Ol’ Man Levitt: The Answer to the Freakonomics Quiz

Earlier this week I posed a quiz to blog readers: what happened twice to me in the last few days that had never once happened to me in the first 45 years of my life.

Well, it turns out that the answers readers posted turned out to be a pretty interesting data for analysis.  At the time that my researcher Sara Kuse crunched the numbers, there were 280 guesses (some commenters guessed more than once, and we counted all their guesses) that fell into roughly 110 different categories. 

The most commonly made guesses were getting robbed or mugged, making a hole in one, getting recognized/asked for an autograph, winning a prize, losing something like a wallet being in a car accident, and being stung by a bee.  Over 30 percent of all the guesses were one of those items.  None of those would qualify, however, because they’ve all happened to me at least once before.  Getting robbed and a hole in one were two great guesses – both have happened to me exactly once in my life. 

In fact, of the 280 guesses, 232 have already happened to me, and thus can’t be the right answer.  (I have seen both a bald eagle and a double rainbow, stepped in dog poop, been in a fist fight, and been approached by hookers, just to name a few).

The most frequently given answers that haven’t ever happened to me are getting stuck in an elevator (5 guesses), having my car towed (3 guesses), and being hit by lightning (3 guesses).  I’ve also never fainted, administered CPR, or had a politician take my advice.  Those last three are all great guesses.

I was beginning to think that the question was too hard and no one would get the right answer, when blog reader Molly finally nailed it, two or three days after the initial post went up.  Congratulations, Molly, you’ve earned some Freakonomics swag.

The correct answer: I was given the senior discount!

The first time it happened, I thought maybe it was a mistake.  I was at Boston Market, and the person ringing me up could not have been nicer and then without saying a thing about it, handed me a receipt with a 10 percent senior discount.  Who knows, maybe it was an accident.

The second time, it was no mistake.  I was at a golf driving range – one I go to a lot – and the guy handed me back a dollar more than the amount of change I always receive.  I told him he gave me one dollar too many, and he told me the senior rate was a dollar off the posted price.  I was so busy updating my priors on how old I have become that I didn’t even think to protest.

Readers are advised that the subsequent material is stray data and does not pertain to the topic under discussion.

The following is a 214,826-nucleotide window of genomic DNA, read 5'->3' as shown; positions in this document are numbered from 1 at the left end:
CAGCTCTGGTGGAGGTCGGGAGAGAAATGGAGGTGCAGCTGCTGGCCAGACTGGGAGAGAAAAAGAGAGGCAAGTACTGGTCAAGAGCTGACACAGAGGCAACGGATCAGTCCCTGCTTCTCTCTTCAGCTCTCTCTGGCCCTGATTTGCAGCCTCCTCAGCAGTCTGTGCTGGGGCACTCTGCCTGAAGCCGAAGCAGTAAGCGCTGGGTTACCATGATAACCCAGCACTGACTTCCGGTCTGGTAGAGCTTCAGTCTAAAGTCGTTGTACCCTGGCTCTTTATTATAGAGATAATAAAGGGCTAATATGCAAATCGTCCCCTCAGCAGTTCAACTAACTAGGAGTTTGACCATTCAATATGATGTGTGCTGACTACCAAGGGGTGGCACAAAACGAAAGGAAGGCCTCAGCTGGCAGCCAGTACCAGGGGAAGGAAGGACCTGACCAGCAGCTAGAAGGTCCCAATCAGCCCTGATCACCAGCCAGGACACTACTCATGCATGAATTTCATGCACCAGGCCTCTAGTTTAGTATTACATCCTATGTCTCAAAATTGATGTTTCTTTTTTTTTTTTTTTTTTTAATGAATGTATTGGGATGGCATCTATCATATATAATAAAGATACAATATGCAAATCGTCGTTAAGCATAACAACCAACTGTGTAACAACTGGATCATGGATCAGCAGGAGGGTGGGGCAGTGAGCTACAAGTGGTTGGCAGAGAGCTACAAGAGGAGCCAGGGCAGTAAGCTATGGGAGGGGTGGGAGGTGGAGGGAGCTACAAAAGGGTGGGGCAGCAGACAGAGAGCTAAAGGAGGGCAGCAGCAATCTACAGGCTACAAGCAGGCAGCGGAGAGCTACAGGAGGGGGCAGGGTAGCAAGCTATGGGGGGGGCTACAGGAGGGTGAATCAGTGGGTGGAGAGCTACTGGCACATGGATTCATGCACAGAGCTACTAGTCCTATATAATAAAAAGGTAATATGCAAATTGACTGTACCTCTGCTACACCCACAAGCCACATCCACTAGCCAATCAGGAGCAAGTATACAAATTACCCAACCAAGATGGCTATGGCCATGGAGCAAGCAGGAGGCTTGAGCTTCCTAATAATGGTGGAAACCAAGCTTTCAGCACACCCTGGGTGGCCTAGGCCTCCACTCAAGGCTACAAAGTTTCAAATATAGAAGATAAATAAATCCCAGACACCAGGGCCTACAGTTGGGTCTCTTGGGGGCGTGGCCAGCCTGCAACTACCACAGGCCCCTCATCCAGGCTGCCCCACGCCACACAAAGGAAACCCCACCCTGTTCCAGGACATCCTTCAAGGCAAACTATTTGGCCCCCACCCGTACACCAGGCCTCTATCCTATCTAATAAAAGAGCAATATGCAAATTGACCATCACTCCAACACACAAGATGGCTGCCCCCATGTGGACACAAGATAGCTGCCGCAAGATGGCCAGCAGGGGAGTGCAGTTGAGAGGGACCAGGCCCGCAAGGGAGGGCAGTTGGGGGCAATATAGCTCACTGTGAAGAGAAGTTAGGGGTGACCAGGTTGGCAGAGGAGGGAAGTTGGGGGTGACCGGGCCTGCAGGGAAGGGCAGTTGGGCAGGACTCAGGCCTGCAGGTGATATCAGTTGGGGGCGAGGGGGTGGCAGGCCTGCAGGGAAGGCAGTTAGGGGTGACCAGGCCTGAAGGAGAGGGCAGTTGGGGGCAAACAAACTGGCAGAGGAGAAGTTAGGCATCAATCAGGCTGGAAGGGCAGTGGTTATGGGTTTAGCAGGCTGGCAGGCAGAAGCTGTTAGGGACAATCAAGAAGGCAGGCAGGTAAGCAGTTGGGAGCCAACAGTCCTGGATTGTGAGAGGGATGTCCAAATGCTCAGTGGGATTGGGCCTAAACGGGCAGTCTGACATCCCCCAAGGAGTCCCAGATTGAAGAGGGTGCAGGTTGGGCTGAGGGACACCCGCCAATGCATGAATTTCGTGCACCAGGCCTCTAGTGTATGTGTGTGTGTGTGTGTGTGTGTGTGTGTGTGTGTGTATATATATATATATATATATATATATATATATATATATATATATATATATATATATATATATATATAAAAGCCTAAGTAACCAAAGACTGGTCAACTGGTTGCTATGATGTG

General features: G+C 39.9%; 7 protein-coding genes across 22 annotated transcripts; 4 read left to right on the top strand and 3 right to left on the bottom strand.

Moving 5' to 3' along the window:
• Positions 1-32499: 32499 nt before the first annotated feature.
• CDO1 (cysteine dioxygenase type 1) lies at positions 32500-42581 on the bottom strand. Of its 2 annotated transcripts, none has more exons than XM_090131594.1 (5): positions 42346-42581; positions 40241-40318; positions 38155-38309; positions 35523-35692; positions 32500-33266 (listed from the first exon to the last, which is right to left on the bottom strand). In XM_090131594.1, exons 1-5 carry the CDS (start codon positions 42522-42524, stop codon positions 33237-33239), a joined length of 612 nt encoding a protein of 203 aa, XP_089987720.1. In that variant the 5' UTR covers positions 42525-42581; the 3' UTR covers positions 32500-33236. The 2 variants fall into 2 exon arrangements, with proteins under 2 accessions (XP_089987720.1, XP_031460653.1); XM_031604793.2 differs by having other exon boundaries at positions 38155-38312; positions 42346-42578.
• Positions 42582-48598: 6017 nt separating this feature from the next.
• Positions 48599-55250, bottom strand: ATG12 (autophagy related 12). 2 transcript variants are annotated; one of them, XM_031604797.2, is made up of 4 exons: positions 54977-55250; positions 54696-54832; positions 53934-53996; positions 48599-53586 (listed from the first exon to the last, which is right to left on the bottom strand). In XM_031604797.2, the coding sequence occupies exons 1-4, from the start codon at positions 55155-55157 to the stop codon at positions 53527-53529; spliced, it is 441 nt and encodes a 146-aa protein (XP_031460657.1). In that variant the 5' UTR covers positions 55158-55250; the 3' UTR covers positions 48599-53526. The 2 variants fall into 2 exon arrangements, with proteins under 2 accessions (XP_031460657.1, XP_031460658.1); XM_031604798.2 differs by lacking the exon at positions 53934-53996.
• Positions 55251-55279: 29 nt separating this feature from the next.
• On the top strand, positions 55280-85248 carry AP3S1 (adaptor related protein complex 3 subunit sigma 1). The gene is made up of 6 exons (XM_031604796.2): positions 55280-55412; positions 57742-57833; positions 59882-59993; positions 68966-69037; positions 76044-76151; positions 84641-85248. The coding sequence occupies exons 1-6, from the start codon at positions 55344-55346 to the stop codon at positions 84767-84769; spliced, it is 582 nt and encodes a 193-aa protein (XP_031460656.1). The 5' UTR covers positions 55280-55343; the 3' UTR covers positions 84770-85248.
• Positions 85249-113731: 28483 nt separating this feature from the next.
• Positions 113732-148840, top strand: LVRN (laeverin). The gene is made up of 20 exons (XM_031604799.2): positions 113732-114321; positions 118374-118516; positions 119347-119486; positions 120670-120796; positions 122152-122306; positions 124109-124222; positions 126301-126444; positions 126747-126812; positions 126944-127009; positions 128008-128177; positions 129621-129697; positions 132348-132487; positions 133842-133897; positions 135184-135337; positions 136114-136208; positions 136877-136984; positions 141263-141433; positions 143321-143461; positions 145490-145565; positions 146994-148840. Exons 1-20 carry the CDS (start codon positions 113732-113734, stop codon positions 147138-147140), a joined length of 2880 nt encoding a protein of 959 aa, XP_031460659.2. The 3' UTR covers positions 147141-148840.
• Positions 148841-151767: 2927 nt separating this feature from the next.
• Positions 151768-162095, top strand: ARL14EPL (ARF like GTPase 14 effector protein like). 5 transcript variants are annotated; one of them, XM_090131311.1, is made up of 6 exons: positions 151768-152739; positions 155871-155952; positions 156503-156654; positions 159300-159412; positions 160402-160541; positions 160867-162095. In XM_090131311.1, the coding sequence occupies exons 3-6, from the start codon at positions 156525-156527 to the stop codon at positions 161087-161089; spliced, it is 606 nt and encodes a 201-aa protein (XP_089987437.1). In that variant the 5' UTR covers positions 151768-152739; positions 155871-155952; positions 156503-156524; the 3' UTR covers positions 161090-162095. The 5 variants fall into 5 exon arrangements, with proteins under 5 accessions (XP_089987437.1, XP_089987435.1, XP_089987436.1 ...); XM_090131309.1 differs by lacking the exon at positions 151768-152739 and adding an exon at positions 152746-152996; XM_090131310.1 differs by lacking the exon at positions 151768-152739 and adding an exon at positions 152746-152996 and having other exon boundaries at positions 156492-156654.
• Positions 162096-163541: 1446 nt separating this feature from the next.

I must really be going downhill quickly because this week, after the quiz went up, I got the senior discount for the third time!  This time in front of my wife, who asked “Did he really just give you the senior discount?”

Why shouldn’t he, everyone else does.

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  1. brent says:

    I was close!

    “. . . you were assumed to be old enough for AARP.”

    And I answered a couple of hours into the contest . . .

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  2. maureen Greenbaum says:

    I don’t get it
    I checked you both out
    http://en.wikipedia.org/wiki/Steven_Levitt May 29, 1967 (age 45))
    http://en.wikipedia.org/wiki/Stephen_J._Dubner (August 26, 1963 (age 48) – interesting photo

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  3. SomeCallMeTim says:

    I go to a buffet (part of a national chain) somewhat frequently. I noticed that one cashier was giving me a senior discount – before my 50th birthday. Granted, I have a fair amount of grey in my beard and mustache, but just a scattering on the top of my head.

    The first time I didn’t notice it until I was at my table. The second time I noticed the discount as I was paying. If there is purgatory for cheapskates, I will go there courtesy of my third senior discount – there were two cashiers, and I intentionally got in the line with the discounting cashier.

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  4. SunnyvaleCA says:

    Well, look on the bright side: being mistaken for a senior citizen twice is probably a lot less painful than being struck by lightening twice!

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  5. Brian says:

    you’re working too hard.

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  6. Danielle says:

    I’ve received AARP mailings. I’m 26.

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  7. Griff says:

    If something about your haircut, level of sleep, lack of summer suntan etc makes you look older than you are today , then it probably will tomorrow too.

    I would not say that these events were independent of each other.

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  8. Kathy says:

    Either people are nuts for thinking you are 65, or you need to update your photo!

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